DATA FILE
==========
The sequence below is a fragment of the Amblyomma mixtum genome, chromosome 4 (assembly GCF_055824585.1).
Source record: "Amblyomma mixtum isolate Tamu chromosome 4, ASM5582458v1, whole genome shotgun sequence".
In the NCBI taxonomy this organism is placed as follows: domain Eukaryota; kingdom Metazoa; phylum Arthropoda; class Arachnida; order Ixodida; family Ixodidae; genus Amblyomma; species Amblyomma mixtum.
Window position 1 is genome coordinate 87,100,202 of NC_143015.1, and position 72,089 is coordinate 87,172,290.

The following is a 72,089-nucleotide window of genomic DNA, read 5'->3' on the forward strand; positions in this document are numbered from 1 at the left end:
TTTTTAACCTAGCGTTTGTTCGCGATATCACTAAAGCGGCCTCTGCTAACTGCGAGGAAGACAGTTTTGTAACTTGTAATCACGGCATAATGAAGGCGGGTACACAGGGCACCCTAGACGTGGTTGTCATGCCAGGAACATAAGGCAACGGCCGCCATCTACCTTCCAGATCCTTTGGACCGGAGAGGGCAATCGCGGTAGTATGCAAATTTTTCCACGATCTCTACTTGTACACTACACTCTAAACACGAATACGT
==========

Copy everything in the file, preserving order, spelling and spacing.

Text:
The sequence below is a fragment of the Amblyomma mixtum genome, chromosome 4 (assembly GCF_055824585.1).
Source record: "Amblyomma mixtum isolate Tamu chromosome 4, ASM5582458v1, whole genome shotgun sequence".
In the NCBI taxonomy this organism is placed as follows: domain Eukaryota; kingdom Metazoa; phylum Arthropoda; class Arachnida; order Ixodida; family Ixodidae; genus Amblyomma; species Amblyomma mixtum.
Window position 1 is genome coordinate 87,100,202 of NC_143015.1, and position 72,089 is coordinate 87,172,290.

The following is a 72,089-nucleotide window of genomic DNA, read 5'->3' on the forward strand; positions in this document are numbered from 1 at the left end:
TTTTTAACCTAGCGTTTGTTCGCGATATCACTAAAGCGGCCTCTGCTAACTGCGAGGAAGACAGTTTTGTAACTTGTAATCACGGCATAATGAAGGCGGGTACACAGGGCACCCTAGACGTGGTTGTCATGCCAGGAACATAAGGCAACGGCCGCCATCTACCTTCCAGATCCTTTGGACCGGAGAGGGCAATCGCGGTAGTATGCAAATTTTTCCACGATCTCTACTTGTACACTACACTCTAAACACGAATACGT